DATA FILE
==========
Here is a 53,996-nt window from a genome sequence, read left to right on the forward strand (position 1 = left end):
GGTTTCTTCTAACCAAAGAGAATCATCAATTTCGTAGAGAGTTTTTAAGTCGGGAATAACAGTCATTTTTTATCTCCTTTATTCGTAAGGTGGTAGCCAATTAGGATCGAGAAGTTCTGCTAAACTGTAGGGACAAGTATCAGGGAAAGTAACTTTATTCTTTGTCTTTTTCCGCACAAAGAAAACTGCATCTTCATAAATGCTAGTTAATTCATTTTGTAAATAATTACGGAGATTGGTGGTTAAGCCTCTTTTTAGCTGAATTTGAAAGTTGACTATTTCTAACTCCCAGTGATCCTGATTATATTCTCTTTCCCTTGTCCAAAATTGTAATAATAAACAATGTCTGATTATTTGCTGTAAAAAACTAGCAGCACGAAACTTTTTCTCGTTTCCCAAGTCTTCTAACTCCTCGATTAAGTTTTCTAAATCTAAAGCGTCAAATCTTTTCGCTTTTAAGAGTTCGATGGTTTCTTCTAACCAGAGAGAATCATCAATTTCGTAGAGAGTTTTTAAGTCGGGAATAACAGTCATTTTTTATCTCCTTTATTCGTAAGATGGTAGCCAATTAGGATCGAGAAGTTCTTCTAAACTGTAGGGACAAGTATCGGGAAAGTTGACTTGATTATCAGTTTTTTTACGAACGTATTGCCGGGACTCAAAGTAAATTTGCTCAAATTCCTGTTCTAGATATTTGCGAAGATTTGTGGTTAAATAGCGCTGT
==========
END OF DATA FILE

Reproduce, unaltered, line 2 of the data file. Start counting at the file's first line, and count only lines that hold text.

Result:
GGTTTCTTCTAACCAAAGAGAATCATCAATTTCGTAGAGAGTTTTTAAGTCGGGAATAACAGTCATTTTTTATCTCCTTTATTCGTAAGGTGGTAGCCAATTAGGATCGAGAAGTTCTGCTAAACTGTAGGGACAAGTATCAGGGAAAGTAACTTTATTCTTTGTCTTTTTCCGCACAAAGAAAACTGCATCTTCATAAATGCTAGTTAATTCATTTTGTAAATAATTACGGAGATTGGTGGTTAAGCCTCTTTTTAGCTGAATTTGAAAGTTGACTATTTCTAACTCCCAGTGATCCTGATTATATTCTCTTTCCCTTGTCCAAAATTGTAATAATAAACAATGTCTGATTATTTGCTGTAAAAAACTAGCAGCACGAAACTTTTTCTCGTTTCCCAAGTCTTCTAACTCCTCGATTAAGTTTTCTAAATCTAAAGCGTCAAATCTTTTCGCTTTTAAGAGTTCGATGGTTTCTTCTAACCAGAGAGAATCATCAATTTCGTAGAGAGTTTTTAAGTCGGGAATAACAGTCATTTTTTATCTCCTTTATTCGTAAGATGGTAGCCAATTAGGATCGAGAAGTTCTTCTAAACTGTAGGGACAAGTATCGGGAAAGTTGACTTGATTATCAGTTTTTTTACGAACGTATTGCCGGGACTCAAAGTAAATTTGCTCAAATTCCTGTTCTAGATATTTGCGAAGATTTGTGGTTAAATAGCGCTGT